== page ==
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Painting Tips - Thumbnail sketching
June 28, 2009

Thumbnail sketching

Gill continues her chat with me,this time we discuss thumbnail sketches. Gill advises to make a thumbnail sketch of the scene before you go into too many details carefully noting:
  • Where the lightest and darkest areas are

  • The angle of the light source and if necessary you may make a note of the Darkest darks (D/D) and the Lightest lights (L/L)

  • As well as the eye level point which is useful when making perspective observations. The eyelevel should be marked on the sides of your paper clearly, marking the level at which it traverses your subject.

Thumbnail sketches have many advantages, they assist you in familiarizing you with your subject, they give you an idea of composition and proportions and perspective all of which make it possible to spot likely mistakes before you begin your actual work. Often you may even try another angle of the landscape before you are entirely satisfied with the view you ultimately choose.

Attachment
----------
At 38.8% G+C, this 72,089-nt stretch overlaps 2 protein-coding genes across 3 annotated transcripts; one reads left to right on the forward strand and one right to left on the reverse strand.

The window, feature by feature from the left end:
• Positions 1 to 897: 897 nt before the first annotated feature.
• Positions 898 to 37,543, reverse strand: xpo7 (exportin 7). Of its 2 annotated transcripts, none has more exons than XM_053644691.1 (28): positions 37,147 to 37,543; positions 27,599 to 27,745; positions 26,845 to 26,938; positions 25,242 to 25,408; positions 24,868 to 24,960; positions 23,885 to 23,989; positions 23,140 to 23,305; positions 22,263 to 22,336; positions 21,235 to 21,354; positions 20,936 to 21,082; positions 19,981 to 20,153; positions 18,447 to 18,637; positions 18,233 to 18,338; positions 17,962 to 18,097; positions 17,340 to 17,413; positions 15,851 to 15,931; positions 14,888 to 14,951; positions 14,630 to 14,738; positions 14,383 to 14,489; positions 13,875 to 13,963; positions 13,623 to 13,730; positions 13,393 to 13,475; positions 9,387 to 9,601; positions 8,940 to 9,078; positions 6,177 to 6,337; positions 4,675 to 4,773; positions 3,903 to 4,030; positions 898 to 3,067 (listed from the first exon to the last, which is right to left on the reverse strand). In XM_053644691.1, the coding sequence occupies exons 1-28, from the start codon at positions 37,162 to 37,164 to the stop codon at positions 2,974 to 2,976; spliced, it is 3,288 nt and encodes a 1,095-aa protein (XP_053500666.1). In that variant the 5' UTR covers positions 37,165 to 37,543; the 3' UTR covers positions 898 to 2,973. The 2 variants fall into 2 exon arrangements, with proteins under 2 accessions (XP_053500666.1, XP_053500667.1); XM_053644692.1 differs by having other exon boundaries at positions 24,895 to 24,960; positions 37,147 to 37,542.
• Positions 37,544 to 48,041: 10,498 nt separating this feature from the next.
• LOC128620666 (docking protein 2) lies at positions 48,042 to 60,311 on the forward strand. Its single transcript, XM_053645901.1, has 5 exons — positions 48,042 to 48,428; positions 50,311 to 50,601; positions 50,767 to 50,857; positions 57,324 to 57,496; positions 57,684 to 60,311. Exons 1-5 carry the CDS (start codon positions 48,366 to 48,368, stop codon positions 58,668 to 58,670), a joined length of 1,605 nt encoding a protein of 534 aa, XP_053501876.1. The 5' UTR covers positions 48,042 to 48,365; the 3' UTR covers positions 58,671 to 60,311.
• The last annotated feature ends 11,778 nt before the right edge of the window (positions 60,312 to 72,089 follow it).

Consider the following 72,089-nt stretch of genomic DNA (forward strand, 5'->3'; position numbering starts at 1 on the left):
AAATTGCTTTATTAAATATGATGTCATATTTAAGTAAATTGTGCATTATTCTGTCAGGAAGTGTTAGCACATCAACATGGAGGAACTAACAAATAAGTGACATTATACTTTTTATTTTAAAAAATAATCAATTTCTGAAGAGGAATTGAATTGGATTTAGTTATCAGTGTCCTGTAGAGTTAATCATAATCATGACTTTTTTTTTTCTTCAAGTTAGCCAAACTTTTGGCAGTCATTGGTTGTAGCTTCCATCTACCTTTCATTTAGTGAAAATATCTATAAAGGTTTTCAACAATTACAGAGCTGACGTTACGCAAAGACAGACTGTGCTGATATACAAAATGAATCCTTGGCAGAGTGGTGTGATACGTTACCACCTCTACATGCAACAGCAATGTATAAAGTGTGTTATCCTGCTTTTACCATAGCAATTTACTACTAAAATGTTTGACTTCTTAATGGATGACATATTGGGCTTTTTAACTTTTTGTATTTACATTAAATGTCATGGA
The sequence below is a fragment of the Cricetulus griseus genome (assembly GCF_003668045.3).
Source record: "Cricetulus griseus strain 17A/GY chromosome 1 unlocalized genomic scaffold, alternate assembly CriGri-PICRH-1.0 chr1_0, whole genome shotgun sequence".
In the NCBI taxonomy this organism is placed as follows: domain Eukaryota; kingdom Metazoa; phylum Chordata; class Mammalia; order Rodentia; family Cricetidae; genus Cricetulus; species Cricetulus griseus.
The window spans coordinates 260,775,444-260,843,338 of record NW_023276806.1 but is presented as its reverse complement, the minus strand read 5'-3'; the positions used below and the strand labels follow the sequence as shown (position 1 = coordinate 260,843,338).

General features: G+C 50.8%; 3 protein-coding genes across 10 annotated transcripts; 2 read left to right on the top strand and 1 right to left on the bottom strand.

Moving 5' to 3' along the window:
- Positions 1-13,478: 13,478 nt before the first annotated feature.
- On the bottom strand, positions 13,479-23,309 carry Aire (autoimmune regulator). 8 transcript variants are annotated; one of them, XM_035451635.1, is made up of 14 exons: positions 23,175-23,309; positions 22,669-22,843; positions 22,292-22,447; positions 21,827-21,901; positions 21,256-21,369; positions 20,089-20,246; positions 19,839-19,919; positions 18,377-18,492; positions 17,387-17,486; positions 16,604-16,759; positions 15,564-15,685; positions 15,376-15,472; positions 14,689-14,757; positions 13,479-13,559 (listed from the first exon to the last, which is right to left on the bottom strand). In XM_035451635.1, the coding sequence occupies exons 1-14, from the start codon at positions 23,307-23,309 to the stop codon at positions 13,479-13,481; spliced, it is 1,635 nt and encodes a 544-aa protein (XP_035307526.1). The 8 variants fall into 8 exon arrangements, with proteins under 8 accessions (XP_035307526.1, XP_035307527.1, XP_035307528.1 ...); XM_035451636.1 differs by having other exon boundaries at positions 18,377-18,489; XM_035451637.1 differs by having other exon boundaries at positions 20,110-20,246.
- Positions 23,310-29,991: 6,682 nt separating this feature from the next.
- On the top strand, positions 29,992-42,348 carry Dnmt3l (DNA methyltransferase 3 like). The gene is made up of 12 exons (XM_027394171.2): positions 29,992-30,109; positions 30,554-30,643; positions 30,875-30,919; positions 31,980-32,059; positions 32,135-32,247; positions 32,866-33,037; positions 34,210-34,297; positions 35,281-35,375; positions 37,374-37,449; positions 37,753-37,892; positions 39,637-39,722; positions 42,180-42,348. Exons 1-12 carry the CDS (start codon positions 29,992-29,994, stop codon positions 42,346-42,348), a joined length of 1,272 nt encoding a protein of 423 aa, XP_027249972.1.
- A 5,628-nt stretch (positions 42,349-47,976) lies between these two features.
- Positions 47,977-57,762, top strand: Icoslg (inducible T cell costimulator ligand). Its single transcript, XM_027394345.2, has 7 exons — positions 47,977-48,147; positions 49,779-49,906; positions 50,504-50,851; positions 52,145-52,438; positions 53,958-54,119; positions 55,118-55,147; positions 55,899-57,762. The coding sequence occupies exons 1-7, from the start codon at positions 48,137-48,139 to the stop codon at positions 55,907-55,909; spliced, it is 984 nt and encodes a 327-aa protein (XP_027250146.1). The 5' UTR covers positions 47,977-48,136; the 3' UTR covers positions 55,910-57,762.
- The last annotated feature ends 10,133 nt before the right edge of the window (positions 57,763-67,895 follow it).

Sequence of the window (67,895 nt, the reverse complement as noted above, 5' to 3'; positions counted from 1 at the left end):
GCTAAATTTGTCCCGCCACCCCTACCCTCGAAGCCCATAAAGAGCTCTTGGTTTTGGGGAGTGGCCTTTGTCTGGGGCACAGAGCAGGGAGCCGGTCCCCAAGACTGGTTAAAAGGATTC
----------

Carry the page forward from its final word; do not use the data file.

Gill has many more helpful tips which she imparts to the watercolourists who come on a South African Painting Holiday with her. Why not join her, have a terrific holiday in a fascinating country, and give your painting a boost along the way. It's a great way to have some holiday fun with your art group or singly.

Tip 2 Remember

Really, dark shadows are seldom required, and even when they are they don't have to be black. Shadows can be any coloródark purple, dark red, dark green or dark blue. Keep them a little lighter than you think they should be because you can always darken them later.
fromóLouis Escobedo, May 1994 The Artist's Magazine

Warm Regards,
Your Holiday Director

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